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Title: Do rapid diagnostic methods improve antibiotic prescribing in paediatric bacteraemia?
Authors: Faugno, Amy K
Laidman, Alexandra Y
Perez Martinez, Jonathan D
Campbell, Anita J
Blyth, Christopher C
Citation: © 2020 Paediatrics and Child Health Division (The Royal Australasian College of Physicians).
J Paediatr Child Health. 2020 Nov 16. doi: 10.1111/jpc.15272.
Abstract: AIM: Rapid blood culture pathogen identification facilitated by matrix-assisted laser desorption ionisation time-of-flight and GeneXpert has the potential to improve antibiotic prescribing. This study investigates the impact of these rapid diagnostics on the timeliness of effective and optimal antibiotic prescribing in paediatric patients with bacteraemia. METHODS: A single centre retrospective cohort study was performed comparing paediatric bacteraemia cases pre- and post-rapid diagnostic implementation. Primary outcomes were the proportion of cases receiving, and median time to administration of effective and optimal antibiotics from blood culture collection. Secondary outcomes included hospital length of stay, intensive care unit admissions, and all-cause mortality. RESULTS: A total of 255 bacteraemia cases were subject to final data analysis, 129 in the control cohort (pre-implementation of rapid diagnostics) and 126 in the rapid diagnostics cohort. The median time to effective (2.3 vs. 1.8 h, P = 0.20) and optimal therapy (44.4 vs. 39.1 h, P = 0.66) did not differ significantly between the cohorts. There was also no significant difference found in the number of cases reaching effective (120 vs. 116, P = 0.77) and optimal therapy (66 vs. 62, P = 0.76), length of stay (7 vs. 9 days), all-cause mortality (1.6 vs. 1.6%) and number of intensive care unit admissions (20 vs. 15). CONCLUSION: The implementation of rapid diagnostics, when used in isolation, resulted in no improvement in antibiotic prescribing or patient clinical outcomes. To be effective, rapid diagnostics must be coupled with active real-time antimicrobial stewardship promotion, de-escalation or modification based on early laboratory results.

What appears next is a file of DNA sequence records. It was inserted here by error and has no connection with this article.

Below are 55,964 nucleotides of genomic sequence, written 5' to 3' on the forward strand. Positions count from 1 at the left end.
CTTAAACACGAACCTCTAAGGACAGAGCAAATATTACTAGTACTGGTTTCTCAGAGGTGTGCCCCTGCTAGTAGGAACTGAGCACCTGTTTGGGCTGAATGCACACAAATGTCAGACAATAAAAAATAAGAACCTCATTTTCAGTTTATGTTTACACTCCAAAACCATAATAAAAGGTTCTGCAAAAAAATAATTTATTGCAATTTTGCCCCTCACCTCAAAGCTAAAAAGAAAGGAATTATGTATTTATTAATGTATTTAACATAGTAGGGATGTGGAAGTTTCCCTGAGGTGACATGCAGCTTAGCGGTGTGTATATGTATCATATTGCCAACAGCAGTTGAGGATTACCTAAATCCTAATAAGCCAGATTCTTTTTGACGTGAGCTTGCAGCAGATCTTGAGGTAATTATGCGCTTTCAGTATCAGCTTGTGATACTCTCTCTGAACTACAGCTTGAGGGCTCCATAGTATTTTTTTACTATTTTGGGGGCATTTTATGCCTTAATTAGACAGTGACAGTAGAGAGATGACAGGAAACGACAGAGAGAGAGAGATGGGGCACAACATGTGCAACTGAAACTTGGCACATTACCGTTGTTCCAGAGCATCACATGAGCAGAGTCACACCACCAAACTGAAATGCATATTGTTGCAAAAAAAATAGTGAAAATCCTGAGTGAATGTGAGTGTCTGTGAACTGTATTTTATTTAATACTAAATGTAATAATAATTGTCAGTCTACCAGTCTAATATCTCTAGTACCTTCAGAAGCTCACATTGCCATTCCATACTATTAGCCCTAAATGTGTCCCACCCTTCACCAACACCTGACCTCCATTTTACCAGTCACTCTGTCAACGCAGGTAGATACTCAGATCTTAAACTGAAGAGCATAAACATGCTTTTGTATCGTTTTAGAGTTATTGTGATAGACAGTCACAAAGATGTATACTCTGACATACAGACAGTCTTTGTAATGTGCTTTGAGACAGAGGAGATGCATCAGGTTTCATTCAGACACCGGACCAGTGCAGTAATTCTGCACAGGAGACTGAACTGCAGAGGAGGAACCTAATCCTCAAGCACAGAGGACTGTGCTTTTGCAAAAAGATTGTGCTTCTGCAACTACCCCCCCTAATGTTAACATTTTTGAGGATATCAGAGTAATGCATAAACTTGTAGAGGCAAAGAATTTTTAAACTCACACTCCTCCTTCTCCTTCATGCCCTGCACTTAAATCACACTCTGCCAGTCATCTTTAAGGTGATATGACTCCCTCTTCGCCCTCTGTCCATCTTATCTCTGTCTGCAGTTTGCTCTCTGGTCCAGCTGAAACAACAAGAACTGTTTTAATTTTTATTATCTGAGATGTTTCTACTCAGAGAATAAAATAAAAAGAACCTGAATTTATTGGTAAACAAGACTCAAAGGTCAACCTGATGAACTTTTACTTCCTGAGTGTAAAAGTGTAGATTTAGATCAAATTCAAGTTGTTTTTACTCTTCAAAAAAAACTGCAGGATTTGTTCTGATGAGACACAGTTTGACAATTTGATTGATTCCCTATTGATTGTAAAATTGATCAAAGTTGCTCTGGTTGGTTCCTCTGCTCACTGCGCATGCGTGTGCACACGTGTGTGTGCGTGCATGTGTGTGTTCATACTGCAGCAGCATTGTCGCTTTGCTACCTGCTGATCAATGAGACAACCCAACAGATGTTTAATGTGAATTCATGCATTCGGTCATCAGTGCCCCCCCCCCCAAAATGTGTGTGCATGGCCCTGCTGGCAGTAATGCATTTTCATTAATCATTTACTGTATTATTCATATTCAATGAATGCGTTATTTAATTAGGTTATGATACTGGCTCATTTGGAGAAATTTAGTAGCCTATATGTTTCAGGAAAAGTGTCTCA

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Journal title: Journal of paediatrics and child health
Publication Date: 2020-11-16
Type: Journal Article
DOI: 10.1111/jpc.15272
Orcid: 0000-0002-3291-8698
Appears in Collections:(a) NT Health Research Collection

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